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Understanding the Differences: Cyber Threat Hunting Vs Cyber Incident Response

What is Cyber Threat Hunting?

In essence, cyber threat hunting is a proactive detective method for cybersecurity. Threat hunters aggressively explore an organization's network for unusual behaviour and concealed attackers, as opposed to waiting for security systems to identify threats. It resembles playing the role of a digital Sherlock Holmes, looking for hints that might point to harmful behaviour.


The following are important details concerning cyber threat hunting:

Proactive: It is not limited to conventional security systems that use signatures of known threats.

Concentrates on unidentified threats: It looks for malware and covert attackers that have gotten past the first line of security.

Requires expertise: To look into possible threats, knowledgeable analysts utilize their tools, knowledge, and threat intelligence.

Data-driven: This type of job entails the analysis of vast volumes of data from several sources, including user activity, network logs, and endpoint activities.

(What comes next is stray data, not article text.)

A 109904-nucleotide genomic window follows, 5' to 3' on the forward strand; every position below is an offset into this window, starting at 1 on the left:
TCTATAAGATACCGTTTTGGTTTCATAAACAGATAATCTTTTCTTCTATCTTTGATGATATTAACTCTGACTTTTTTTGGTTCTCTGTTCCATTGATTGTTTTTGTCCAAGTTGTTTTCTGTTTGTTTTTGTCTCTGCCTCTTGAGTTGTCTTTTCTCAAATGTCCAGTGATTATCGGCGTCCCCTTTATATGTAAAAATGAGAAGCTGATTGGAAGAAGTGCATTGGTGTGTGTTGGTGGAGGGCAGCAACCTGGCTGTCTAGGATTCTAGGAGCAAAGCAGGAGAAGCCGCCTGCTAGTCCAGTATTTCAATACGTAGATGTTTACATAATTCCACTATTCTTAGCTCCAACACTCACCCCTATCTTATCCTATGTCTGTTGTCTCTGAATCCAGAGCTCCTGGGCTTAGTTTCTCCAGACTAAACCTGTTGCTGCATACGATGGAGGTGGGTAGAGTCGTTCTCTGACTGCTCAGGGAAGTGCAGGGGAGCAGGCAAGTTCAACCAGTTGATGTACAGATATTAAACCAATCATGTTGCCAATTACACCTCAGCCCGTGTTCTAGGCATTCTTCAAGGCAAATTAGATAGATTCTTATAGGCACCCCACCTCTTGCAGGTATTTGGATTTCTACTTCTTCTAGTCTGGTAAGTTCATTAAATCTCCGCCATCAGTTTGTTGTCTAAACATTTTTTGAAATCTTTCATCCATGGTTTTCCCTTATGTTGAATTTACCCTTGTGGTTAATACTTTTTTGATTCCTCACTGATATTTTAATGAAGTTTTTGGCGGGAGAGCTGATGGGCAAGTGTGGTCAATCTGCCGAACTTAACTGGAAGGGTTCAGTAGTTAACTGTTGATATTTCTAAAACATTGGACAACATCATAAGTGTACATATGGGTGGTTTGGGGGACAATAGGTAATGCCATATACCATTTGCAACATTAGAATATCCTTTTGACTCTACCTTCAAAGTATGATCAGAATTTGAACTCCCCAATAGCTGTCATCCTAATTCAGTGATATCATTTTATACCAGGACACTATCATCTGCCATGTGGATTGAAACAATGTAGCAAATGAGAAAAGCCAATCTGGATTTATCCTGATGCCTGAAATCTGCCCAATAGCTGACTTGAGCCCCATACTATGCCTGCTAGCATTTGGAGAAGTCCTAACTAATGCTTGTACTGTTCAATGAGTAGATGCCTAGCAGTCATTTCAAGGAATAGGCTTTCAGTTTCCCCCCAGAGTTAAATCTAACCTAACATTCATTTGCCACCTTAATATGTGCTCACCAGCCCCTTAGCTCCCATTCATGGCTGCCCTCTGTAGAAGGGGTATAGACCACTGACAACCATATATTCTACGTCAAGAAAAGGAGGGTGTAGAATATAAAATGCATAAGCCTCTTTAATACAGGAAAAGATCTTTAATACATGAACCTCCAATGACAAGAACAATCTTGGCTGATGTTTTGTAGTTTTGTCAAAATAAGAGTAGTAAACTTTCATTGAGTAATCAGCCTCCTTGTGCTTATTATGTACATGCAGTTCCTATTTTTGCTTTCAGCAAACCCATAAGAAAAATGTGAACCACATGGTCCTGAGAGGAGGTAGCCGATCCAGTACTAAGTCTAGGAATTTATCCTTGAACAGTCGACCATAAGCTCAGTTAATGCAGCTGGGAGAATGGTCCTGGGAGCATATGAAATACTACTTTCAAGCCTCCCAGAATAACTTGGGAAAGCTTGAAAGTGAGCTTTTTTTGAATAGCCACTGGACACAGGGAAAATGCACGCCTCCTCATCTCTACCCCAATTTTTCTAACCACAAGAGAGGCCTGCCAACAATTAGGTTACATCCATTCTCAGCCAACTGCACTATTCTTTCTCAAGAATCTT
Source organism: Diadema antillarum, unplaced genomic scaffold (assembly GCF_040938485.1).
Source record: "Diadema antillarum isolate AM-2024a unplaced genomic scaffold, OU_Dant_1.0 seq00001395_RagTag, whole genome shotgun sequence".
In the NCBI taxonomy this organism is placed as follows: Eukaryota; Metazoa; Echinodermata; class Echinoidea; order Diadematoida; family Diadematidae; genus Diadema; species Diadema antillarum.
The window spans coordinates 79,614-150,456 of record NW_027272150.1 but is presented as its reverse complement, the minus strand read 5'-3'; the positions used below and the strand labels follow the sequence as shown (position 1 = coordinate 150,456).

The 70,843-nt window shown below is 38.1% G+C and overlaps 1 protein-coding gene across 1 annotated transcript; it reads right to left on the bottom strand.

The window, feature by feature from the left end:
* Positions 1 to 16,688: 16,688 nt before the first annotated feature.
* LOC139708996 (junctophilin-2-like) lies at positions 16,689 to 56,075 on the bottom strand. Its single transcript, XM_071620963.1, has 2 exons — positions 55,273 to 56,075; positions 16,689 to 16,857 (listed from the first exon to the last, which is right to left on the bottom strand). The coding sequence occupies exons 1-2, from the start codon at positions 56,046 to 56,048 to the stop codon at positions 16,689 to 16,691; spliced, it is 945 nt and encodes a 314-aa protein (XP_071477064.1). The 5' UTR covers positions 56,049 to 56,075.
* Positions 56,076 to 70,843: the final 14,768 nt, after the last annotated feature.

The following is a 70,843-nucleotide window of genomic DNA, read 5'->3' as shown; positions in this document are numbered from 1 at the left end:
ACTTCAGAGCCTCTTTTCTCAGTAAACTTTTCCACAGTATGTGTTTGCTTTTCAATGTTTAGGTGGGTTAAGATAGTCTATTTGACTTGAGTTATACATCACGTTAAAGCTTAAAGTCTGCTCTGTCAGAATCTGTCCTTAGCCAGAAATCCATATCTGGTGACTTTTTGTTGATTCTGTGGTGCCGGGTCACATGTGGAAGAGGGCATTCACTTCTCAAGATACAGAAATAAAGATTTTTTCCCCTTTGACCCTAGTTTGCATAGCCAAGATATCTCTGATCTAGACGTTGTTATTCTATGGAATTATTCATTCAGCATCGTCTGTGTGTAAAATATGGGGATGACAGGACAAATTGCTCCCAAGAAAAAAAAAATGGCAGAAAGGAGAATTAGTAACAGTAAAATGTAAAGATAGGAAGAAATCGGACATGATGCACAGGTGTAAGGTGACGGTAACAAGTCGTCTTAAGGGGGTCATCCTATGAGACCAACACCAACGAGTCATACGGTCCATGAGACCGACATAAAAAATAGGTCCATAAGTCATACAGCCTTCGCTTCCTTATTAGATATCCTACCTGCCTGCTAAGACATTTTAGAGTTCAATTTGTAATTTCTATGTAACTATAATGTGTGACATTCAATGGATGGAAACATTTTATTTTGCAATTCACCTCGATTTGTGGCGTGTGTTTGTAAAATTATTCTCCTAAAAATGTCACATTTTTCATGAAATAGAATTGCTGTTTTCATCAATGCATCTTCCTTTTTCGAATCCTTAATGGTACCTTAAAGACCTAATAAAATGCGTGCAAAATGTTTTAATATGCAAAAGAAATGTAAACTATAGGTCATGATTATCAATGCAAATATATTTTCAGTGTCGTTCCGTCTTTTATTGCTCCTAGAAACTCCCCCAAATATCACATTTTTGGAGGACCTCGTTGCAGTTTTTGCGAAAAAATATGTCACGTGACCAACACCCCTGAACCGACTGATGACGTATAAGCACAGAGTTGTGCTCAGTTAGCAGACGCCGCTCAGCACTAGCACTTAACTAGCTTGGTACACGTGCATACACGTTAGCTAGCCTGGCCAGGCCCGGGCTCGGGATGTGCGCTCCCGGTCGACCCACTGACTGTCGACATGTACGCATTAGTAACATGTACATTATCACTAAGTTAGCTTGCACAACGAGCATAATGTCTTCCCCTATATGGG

Benefits include enhanced security posture, quicker incident response, and early detection and prevention of complex cyberattacks.


Here's a comparison: Consider your network to be a home. Conventional security systems respond to suspicious activity, much as security cameras and alarms. Threat hunting is essentially sending a detective through the residence to look for signs of possible break-ins and concealed intruders.


What is a Cyber Incident Response?

Cyber incident response, also known as cybersecurity incident response, describes the procedures and methods that a company uses to address a data breach or cyberattack. The key is to locate, contain, eliminate, and deal with these security incidents in a way that reduces harm and keeps them from happening again.


Below is a summary of the salient features:


• Reduce the incident's impact: The primary goals are to stop the harm from getting worse and stop the attackers from gaining access to private information.